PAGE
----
College That Restricted Campus Speech Liable for Damages Even After Policy Ends, Supreme Court Hears

College That Restricted Campus Speech Liable for Damages Even After Policy Ends, Supreme Court Hears
The U.S. Supreme Court in Washington on March 17, 2020. (Tom Brenner/Reuters)
Matthew Vadum

The Supreme Court was urged to allow a First Amendment lawsuit from former students in which a Georgia college belatedly expanded free speech on campus after Christian students ran afoul of its constitutionally suspect campus “speech zone” policy.

The court heard oral arguments in the case known as Uzuegbunam v. Preczewski. The hearing lasted 92 minutes, exceeding the scheduled 60 minutes. The Trump administration weighed in on behalf of the petitioners, former students at the college.

The case dates to 2016 when Chike Uzuegbunam, a student at Georgia Gwinnett College, a public college in Lawrenceville, Georgia, was on campus handing out literature and sharing his Christian beliefs when a college official stopped him, informing him that he was breaking the rules by not speaking within the boundaries of an approved campus “speech zone.” The policy allegedly chilled speech on campus. Joseph Bradford, another student who also is a petitioner in the lawsuit, censored himself after learning how officials treated his fellow student.

Uzuegbunam had been unaware that while he was engaging in free speech, he hadn't been standing within the boundaries of the school’s two tiny speech zones where students were allowed to express themselves.

“Open only about 10% of the week, the zones comprised one patio and one sidewalk—the size of a legal pad on a football field compared to the entire campus. To speak their views at all other times or places, students had to obtain a permit. Even to use the zones, students had to obtain a reservation by submitting a form and any leaflets in advance, and four officials would then decide, with no criteria to guide them, whether to allow it,” according to his lawyers at the Scottsdale, Arizona-based Alliance Defending Freedom (ADF).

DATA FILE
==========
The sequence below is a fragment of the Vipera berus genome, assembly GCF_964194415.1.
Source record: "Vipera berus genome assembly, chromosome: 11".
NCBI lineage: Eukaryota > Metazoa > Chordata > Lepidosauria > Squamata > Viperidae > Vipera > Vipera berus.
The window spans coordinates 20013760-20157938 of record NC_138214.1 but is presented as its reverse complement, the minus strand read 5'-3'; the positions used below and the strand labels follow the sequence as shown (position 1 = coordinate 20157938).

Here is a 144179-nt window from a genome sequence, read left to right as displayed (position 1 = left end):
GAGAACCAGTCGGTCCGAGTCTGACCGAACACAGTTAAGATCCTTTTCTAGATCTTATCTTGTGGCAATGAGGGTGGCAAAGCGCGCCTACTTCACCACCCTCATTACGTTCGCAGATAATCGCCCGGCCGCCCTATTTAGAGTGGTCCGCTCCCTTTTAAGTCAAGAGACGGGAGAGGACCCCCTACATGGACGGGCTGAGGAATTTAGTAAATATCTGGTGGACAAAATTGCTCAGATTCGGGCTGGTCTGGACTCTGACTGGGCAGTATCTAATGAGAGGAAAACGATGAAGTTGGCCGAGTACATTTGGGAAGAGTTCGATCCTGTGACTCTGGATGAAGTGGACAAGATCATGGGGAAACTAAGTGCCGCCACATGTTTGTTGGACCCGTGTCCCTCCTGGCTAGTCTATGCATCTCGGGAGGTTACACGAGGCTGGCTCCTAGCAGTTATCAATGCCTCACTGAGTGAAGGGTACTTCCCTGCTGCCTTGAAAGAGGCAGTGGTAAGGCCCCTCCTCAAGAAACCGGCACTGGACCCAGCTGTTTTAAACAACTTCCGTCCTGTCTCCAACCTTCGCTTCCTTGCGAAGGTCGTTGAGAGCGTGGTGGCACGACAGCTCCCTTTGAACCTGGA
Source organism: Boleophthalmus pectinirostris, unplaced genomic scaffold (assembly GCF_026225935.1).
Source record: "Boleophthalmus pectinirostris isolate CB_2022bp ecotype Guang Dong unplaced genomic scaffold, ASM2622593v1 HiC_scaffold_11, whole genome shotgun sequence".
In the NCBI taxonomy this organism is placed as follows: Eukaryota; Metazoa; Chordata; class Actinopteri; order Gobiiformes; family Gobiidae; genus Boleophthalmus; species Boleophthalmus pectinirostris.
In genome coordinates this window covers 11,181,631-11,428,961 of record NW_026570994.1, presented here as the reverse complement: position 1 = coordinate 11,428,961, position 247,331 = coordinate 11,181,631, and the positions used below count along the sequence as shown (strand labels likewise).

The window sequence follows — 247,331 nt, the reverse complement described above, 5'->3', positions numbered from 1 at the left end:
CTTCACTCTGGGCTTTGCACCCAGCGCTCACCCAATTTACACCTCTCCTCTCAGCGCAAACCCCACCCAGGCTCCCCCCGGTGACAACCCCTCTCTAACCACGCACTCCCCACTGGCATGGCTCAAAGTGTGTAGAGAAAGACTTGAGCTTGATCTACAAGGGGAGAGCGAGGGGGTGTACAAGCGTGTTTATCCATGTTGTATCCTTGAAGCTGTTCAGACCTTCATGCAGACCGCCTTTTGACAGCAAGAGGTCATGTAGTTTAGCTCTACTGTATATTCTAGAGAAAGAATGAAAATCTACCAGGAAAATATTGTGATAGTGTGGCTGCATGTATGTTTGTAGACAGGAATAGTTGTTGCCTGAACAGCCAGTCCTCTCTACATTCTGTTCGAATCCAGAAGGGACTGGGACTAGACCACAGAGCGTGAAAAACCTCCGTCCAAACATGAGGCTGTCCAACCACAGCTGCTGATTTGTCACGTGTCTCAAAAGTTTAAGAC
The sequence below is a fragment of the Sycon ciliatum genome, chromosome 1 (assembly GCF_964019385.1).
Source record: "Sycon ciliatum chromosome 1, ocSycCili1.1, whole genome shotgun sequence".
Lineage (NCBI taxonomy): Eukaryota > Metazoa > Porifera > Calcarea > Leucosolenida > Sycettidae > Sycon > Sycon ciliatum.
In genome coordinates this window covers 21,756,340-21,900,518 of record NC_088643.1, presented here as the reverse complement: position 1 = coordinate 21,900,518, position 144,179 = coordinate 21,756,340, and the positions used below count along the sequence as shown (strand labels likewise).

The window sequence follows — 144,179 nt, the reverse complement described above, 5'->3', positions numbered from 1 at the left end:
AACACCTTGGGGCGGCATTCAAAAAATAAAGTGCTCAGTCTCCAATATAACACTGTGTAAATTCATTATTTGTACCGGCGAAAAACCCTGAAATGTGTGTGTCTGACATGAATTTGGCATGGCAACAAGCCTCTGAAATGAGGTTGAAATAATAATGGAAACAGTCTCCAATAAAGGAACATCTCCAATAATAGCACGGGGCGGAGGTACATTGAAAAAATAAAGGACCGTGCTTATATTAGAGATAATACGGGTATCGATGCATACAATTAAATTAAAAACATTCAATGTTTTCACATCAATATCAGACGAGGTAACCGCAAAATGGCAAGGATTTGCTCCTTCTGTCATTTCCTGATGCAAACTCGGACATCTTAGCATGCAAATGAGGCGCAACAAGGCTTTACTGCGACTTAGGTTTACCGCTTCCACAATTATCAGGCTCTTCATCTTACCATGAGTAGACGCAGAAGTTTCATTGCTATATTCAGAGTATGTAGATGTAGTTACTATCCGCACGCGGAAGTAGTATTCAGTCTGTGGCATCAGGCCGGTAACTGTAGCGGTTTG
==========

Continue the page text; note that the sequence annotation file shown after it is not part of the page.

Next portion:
Uzuegbunam went through the permitting process. He spoke a second time and believed he was complying with campus rules. Someone complained to campus security and within minutes of beginning his talk, Uzuegbunam was again confronted by college officials. They accused him of “disorderly conduct,” which they defined as any expression that “disturbs the peace and/or comfort of person(s).”

That effectively left Uzuegbunam without a voice on campus, his lawyers say.

Lacking a speech permit, he wasn’t allowed to speak in the 99.99 percent of campus space situated outside the speech zones. Even if he were to reserve time in one of the approved speech zones, he would only be allowed to say things that didn’t make anyone uncomfortable, a task that ADF says is both impossible and incompatible with the free-speech protections of the First Amendment.

Georgia Gwinnett College eventually modified its student speech policies, after a lawsuit was filed against it on behalf of Uzuegbunam and Bradford. The college decided to allow for speech in any outdoor area of campus. This policy change and Uzuegbunam's graduation from the college led a federal district court to dismiss the case, a ruling that was upheld by the 11th Circuit Court of Appeals.